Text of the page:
Dr Hiroko Costantini joined the Institute’s faculty in September 1st 2018 as a Marie Curie Fellow.
Dr Costantini’s main area of research relates to eldercare, family relations, and care technologies, with a particular focus on men with care roles.
Her research addresses the nexus of family relations, gender and masculinity, and care for young and old family members. A main focus is on how gender permeates couples’ care practices in the family and how men’s involvement in care evolves, including in contemporary society and in a historical context, over their life course, from care for children to ageing parents. As the pressures of elderly care risk divergent unequal health and care outcomes for family working carers, an important issue is how deploying technologies may reduce such inequalities amongst family carers, and consequently how family relations may transform.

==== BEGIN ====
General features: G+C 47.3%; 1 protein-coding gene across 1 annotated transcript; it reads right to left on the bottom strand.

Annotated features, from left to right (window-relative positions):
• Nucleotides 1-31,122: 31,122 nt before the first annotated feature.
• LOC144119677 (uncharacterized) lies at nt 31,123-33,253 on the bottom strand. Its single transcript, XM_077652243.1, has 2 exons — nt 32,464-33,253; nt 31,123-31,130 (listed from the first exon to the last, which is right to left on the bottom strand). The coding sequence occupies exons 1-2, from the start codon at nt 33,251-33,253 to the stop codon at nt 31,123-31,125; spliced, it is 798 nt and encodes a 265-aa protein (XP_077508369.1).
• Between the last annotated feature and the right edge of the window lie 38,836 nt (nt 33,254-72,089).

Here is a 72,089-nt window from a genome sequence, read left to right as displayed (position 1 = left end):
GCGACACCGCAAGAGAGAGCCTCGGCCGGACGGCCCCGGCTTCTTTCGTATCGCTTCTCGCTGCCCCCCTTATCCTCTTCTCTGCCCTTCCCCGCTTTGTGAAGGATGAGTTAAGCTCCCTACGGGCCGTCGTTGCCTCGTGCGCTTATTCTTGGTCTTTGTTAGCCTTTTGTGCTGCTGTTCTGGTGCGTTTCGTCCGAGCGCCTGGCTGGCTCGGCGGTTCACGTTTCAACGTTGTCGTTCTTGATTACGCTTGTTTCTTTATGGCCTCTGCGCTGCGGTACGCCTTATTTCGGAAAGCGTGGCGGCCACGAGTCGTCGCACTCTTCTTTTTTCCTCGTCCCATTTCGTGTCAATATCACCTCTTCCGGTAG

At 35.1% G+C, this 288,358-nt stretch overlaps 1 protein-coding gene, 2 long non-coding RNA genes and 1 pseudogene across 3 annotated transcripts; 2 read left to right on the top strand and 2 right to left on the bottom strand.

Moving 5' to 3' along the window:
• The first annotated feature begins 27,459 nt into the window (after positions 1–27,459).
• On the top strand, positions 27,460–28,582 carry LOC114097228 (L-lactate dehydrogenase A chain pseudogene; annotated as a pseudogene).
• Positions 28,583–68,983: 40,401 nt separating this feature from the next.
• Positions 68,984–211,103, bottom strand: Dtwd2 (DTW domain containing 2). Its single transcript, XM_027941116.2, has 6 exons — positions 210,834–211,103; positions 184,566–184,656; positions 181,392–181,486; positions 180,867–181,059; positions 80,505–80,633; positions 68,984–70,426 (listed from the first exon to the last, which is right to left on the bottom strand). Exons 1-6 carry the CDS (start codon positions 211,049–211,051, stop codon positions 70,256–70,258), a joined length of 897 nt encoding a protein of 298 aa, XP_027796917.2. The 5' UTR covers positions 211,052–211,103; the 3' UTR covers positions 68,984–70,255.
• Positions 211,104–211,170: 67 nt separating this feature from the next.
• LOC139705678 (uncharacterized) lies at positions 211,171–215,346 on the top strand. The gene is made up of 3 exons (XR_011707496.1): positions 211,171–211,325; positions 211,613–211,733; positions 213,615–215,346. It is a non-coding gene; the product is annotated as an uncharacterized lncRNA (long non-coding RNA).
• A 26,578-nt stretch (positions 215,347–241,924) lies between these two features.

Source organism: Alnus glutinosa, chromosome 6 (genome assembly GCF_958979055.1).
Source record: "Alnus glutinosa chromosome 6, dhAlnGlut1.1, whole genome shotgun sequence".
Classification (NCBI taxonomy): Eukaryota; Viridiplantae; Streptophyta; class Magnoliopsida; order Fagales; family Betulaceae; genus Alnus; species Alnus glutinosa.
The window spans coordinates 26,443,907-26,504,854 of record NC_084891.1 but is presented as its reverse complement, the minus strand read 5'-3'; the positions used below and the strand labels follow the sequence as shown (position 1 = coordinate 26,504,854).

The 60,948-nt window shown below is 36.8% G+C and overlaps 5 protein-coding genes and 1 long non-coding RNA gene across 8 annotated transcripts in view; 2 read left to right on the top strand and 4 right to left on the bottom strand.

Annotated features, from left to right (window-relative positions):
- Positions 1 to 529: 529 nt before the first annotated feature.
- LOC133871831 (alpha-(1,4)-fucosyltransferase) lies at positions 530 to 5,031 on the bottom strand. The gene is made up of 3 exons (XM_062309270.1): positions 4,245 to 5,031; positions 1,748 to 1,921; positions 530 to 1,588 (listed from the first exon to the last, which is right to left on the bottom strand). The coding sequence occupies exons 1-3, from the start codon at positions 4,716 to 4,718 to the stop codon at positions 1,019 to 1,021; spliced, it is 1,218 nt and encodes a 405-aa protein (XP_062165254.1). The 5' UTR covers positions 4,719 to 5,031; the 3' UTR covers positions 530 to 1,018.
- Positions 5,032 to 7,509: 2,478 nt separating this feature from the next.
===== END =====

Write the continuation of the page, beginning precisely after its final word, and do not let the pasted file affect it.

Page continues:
Her recent research focuses on men’s involvement in elderly care in Japan and France which is fully-funded by Horizon 2020 Marie Curie actions by the European Commission. Hiroko’s PhD, at University of Cambridge, was on how men negotiate their sense of masculinity and family relations. She previously earned an M.A. at Harvard University, an MSc at University of Oxford. Before embarking academia, she had worked as a broadcaster for TV stations in Japan, including a major channel NHK in Tokyo. Her publications include ‘Grandfathering in Contemporary Japan: Altruistic and Self-Serving Means to Happiness’ in Wolfram Manzenreiter & Barbara Holthus (eds.), Happiness and Good Life in Japan, London: Routledge (2017), and ‘Caring for My Wife’s Parents? Reconciling Practices, Masculinity and Family Relations’, Intersections: Gender and Sexuality in Asia and the Pacific.